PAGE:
Unmanned aerial drones and waterproof crawler robots are changing the way that rig, platform and vessel owners perform inspections. These two new technologies bring better data while being safer, faster and less costly. Aerial drones can deliver streaming video of derricks, jackup legs and external rig surfaces, supplanting the need for rope access teams. Crawler robots reduce the need for divers and confined-space workers by providing real-time video and ultrasonic testing (UT) data, both above and below the waterline, and in tanks, empty or full. SkyNetUAVS has now set up shop in Houston with further plans to have a site in Louisiana.
These two enabling technologies allow asset owners and regulators to mobilize more quickly to a site and obtain information that previously might have taken weeks to secure. With both machines, the ability to easily re-inspect a given area brings new flexibility to any project, and planned and unplanned inspections are simple to execute without interruption to offshore operations. Client experts can view the situation from anywhere in the world as it is streamed in real time over the internet.
The aerial drones can fly in winds up to 30 knots and at heights exceeding 5,000 ft, Fig. 1. Surveying the outside and the inside of the derrick is possible, eliminating much of the rope-access work required for regular rig inspections. Applications include the survey of vessels, platforms, docks, terminals, flares and even the underside of semisubmersibles and jackups. SkyNetUAVS flying teams are made up of trained pilots accompanied by the clients’ inspectors, providing an immediate assessment of the equipment being viewed. In cases of product leaks, electrical issues or combustion, thermal imaging provides valuable information to the client without danger to personnel.
The crawler robots work both above and below the waterline and can navigate long distances while sending real-time video back to the client reps, Fig. 2. Operating on steel structures, or in tanks and pipelines, these machines provide real value with immediate results. The ability to take ultrasonic readings from inside or outside of a tank reduces the need to send personnel into confined spaces, eliminating the risks to men and equipment and the negative impact on rig operations. These crawler robots are powered via a tether and do not rely upon batteries if extended work periods are needed. They can navigate over barnacles and other marine growth, eliminating the need to jump divers or more expensive ROV’s. The robots can be fitted with a variety of tooling, from cameras, ultra-sonic probes, film thickness sensors and thermal pickups.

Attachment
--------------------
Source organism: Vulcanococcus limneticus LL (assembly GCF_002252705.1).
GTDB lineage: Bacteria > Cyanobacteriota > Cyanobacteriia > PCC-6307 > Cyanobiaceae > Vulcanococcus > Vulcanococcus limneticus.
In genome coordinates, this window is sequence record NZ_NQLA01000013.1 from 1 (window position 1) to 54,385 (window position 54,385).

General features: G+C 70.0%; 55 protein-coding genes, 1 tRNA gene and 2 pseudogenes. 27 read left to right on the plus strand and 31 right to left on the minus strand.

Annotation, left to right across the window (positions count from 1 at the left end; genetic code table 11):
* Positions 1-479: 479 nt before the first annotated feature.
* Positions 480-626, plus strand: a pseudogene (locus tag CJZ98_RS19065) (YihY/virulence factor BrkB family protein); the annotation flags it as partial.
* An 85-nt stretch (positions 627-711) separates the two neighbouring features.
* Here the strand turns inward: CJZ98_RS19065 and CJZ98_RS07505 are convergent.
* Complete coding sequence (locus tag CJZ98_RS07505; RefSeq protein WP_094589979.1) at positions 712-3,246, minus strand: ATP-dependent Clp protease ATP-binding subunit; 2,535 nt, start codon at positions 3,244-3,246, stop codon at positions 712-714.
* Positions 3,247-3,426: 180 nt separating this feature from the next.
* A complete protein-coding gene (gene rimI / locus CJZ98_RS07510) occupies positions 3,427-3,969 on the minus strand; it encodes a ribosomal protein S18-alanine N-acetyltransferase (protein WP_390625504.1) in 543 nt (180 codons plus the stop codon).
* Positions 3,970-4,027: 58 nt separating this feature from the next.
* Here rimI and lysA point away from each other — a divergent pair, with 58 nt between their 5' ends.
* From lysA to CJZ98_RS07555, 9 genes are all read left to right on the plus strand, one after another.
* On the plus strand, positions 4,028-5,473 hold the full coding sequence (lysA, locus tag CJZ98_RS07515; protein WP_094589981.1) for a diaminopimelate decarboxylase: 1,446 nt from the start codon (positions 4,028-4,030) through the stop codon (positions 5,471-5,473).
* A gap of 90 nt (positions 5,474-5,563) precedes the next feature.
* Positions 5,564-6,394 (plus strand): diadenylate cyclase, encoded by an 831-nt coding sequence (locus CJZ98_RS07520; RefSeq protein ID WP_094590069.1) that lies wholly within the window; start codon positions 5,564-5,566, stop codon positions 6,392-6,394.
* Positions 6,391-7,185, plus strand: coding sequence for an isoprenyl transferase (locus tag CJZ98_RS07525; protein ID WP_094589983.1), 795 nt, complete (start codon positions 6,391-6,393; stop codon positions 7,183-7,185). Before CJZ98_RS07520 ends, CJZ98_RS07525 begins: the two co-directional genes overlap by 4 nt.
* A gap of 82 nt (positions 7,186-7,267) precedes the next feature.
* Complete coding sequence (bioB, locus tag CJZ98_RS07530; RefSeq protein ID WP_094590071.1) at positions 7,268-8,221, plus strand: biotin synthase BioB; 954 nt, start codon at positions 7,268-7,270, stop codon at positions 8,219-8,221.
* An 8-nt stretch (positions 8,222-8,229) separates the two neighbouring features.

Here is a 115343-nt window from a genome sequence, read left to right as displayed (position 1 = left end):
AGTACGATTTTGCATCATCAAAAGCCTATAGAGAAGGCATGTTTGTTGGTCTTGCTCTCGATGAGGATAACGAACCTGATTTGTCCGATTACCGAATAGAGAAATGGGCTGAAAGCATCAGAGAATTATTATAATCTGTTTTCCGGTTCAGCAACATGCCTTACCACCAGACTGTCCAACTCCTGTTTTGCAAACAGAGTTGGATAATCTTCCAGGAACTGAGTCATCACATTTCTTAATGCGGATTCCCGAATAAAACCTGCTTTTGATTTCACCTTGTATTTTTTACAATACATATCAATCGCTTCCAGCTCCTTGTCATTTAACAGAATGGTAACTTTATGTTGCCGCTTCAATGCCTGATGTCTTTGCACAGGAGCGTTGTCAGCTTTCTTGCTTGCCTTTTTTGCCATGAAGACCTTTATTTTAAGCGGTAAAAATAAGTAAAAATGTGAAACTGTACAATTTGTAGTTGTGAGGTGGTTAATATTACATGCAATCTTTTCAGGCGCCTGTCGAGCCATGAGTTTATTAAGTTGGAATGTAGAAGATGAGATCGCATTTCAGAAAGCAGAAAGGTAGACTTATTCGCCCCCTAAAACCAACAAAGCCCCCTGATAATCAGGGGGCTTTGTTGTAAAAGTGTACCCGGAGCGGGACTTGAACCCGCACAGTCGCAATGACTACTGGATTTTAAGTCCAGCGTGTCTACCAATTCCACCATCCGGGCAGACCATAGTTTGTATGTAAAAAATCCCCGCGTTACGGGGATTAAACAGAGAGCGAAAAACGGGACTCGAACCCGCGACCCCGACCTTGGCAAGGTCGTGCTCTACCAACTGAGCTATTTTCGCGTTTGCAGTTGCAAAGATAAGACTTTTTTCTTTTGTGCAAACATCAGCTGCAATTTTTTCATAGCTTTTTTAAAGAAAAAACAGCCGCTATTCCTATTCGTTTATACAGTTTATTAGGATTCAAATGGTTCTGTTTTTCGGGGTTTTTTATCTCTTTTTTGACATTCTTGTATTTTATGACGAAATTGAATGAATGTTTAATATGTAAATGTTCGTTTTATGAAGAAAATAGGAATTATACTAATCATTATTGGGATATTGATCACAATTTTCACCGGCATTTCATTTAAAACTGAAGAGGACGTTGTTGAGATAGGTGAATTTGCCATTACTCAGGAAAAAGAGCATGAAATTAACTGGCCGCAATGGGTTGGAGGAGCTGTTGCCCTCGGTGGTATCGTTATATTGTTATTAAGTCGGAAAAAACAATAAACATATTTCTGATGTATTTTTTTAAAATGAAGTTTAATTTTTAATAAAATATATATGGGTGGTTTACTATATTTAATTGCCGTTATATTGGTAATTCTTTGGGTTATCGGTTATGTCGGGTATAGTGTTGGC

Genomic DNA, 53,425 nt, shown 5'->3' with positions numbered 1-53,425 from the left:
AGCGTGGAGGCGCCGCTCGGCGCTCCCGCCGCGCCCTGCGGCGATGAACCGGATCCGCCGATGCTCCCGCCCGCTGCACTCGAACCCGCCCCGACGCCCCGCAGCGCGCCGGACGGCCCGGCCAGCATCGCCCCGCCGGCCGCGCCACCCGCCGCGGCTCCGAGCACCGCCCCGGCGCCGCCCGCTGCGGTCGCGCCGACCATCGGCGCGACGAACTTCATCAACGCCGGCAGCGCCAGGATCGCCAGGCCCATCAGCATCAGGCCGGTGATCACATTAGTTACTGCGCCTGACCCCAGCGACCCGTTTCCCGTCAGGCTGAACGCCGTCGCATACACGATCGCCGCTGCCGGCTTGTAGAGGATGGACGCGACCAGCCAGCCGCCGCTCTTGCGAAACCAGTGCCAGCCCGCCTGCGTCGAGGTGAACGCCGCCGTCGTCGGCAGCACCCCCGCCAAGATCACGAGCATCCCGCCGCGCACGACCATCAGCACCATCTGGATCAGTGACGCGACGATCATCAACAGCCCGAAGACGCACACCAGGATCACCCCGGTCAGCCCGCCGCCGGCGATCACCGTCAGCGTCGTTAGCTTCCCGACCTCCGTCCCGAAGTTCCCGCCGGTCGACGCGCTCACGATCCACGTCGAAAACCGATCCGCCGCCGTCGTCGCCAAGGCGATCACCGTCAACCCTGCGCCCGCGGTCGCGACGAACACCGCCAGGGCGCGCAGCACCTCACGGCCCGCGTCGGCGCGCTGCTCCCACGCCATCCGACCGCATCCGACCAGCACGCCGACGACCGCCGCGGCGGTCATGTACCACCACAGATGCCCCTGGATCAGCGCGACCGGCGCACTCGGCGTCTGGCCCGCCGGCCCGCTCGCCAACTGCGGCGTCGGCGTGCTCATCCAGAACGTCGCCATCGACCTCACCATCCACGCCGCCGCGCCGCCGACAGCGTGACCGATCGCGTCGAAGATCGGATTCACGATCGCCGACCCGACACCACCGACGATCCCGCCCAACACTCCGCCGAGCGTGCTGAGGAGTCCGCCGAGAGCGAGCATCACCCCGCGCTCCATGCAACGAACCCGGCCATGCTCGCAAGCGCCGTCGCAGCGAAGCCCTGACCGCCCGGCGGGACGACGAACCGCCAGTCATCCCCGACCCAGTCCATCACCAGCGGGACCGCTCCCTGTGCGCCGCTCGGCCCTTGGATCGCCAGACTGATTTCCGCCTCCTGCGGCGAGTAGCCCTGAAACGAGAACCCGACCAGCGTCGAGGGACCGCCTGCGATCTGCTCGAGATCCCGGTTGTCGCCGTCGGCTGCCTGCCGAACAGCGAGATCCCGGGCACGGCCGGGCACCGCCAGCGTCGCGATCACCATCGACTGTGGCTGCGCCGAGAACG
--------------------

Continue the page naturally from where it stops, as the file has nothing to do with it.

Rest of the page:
Condition-based maintenance is enhanced, when high quality information is available to the asset owner. Additionally, class and regulatory personnel make better decisions when precise images remove the ambiguity from accumulated inspection data. Fewer personnel, faster mobilization and reduced bed space requirements are additional benefits when aerial drones and crawler robots are part of the asset inspection process.
SkyNetUAVS provides both aerial drones and crawler robots around the world. The mobilization cycle is short, allowing the teams to reach the site in a minimum number of hours. Job days are significantly less, and the quality of the data is generally superior to traditional techniques. These new technologies represent a real step change in how rigs, platforms and vessels are maintained.Related Articles
- The last barrel (November 2023)
- What's new in exploration (November 2023)
- X80 heavy wall pipe solutions for deep/ultra-deepwater field developments in mild sour environment (November 2023)
- FluiDeep: An innovative subsea storage and injection solution for chemicals management (November 2023)
- Offshore potable water production from subsea karstic aquifers (November 2023)
- Decommissioning: Practical considerations for the end of an asset (November 2023)
- Applying ultra-deep LWD resistivity technology successfully in a SAGD operation (May 2019)
- Adoption of wireless intelligent completions advances (May 2019)
- Majors double down as takeaway crunch eases (April 2019)
- What’s new in well logging and formation evaluation (April 2019)
- Qualification of a 20,000-psi subsea BOP: A collaborative approach (February 2019)
- ConocoPhillips’ Greg Leveille sees rapid trajectory of technical advancement continuing (February 2019)